Overwatch developer explains how group matchmaking works ahead of Looking for Group launch

Scott Mercer dispels some myths.

Image via Blizzard Entertainment

Overwatch players can be hesitant to group up. Some people think there’s a rank points penalty for grouping up. Others feel like grouping with random players makes it harder to win—the idea is that they’ll get grouped against another team that’s been playing together longer.

None of these are true, according to Overwatch developer Scott Mercer. Overwatch’s Looking for Group feature is currently in testing on the PTR, and Mercer hit the forums to dispel some myths about matchmaking and grouping ahead of its launch. In doing so, he revealed some interesting statistics about grouping and the matchmaking system.

“The Looking for Group tool in 1.25 is an exciting new in-game feature that gives players more control over their online play experience in Overwatch,” Mercer wrote. “It allows players to find like-minded or similarly skilled individuals who want to work together. Groups can lead to better team play with less negativity and, ultimately, more fun. Since Overwatch is at its very core a team game, there’s really no better way to play.”

Related: Endorsements and Looking for Group features are coming to Overwatch

Mercer said the most common misconception about Overwatch’s matchmaking system is that there’s a penalty for playing in groups. “It doesn’t matter if you’re solo, grouped with one other person, or in a full group of six,” Mercer said. “If you are a 2800 SR player grouped with five other 2800 SR players, the SR change after a win or loss is the exact same as if you played the game solo with five other solo 2800 SR players.”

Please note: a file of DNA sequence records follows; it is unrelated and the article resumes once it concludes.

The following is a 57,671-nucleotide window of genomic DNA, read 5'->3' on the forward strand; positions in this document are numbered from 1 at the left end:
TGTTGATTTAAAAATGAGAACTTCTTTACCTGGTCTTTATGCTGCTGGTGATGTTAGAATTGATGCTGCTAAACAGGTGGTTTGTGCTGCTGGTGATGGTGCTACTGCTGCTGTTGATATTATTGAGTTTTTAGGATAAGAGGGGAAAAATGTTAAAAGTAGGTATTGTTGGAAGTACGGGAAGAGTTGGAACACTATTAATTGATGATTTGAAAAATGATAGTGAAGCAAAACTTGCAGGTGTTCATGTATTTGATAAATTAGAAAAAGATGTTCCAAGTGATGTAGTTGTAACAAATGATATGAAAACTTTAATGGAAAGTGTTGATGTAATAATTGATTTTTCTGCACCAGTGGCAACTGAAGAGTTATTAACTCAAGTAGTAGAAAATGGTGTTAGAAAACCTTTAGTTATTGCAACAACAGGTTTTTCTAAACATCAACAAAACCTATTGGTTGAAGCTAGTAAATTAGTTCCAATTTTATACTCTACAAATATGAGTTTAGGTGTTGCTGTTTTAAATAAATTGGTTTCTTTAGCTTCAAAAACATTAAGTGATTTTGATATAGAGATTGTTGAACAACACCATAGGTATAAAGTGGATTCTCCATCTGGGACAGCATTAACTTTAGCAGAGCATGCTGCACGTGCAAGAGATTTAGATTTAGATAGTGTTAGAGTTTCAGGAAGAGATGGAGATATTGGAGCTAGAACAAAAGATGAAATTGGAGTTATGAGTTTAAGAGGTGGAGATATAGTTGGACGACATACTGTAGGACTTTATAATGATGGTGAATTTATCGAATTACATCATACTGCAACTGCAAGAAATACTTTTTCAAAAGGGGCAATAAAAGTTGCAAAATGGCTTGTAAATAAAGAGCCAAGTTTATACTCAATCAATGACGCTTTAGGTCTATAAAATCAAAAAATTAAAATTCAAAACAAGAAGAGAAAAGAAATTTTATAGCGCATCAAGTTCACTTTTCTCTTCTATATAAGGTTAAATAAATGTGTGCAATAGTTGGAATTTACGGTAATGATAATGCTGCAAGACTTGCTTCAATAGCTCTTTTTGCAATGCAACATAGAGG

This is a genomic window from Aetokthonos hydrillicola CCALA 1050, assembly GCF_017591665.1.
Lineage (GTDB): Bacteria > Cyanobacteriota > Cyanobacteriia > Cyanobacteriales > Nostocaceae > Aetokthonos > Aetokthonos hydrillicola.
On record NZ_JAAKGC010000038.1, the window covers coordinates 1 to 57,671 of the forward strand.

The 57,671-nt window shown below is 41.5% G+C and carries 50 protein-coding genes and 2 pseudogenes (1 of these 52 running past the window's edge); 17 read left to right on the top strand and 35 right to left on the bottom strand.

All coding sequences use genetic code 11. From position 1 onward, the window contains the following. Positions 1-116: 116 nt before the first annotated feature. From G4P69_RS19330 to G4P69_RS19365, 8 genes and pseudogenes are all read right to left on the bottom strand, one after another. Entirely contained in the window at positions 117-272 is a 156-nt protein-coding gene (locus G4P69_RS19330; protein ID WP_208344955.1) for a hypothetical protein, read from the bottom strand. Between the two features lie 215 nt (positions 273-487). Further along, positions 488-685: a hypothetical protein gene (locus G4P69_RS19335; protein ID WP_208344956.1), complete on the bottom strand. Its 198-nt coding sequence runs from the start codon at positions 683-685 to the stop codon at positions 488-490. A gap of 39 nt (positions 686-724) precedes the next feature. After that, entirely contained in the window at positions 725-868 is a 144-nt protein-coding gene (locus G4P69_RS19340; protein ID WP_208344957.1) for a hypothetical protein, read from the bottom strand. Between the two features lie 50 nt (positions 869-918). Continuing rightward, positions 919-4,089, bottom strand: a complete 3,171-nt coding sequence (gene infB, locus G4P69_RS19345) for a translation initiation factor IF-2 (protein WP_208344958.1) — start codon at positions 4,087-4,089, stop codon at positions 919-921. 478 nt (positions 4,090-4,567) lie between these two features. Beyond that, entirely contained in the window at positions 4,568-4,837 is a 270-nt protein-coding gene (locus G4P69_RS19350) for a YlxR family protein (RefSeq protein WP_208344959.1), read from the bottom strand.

There’s a lot going on to make sure the game is matched fairly, too. Blizzard designed the Overwatch matchmaking system to put players into games with “equivalent-sized groups, especially for solo players.” Statistics show that the system is doing a good job, according to Mercer. He added that all-solo player teams play other all-solo player teams 73 percent of the time, with a 50 percent win rate. All solo teams rarely get matched with a full six-stack, though it does happen once in every 1,150 games, with a 41 percent win rate. It’s not a great win-rate, but it’s not unwinnable, Mercer stressed.

Six stacks do have the highest win rate, and that’s because there are a lot of benefits to grouping up. And that’s what the Looking for Group tool is for—encouraging players to make their experience better.

But that leads us to the last misconception, which is about groups that form sporadically or spontaneously. Folks just don’t want to group up with strangers, because they feel it’s at a disadvantage—they’ll just get placed against teams that play together frequently and, therefore, are better at playing as a group. Mercer refuted that claim, too.

“If two groups have similar mechanical skill and individual decision making, but one of the groups has a formed a synergy advantage from playing together for a long time, that advantage will naturally result in a higher SR,” Mercer said. “That means those two groups are not likely to be matched together because their players will have different skill ratings.”

Plus, the benefits of grouping up manifest quickly, he added. It won’t be hard to catch up if you’ve got a group of like-minded players, even if they haven’t played much together.

There’s no release date for the Looking for Group tool, but it’s expected to leave the test server soon. The feature was announced in early June alongside a new Endorsements social experience. PC Overwatch players can test out both now on the PTR.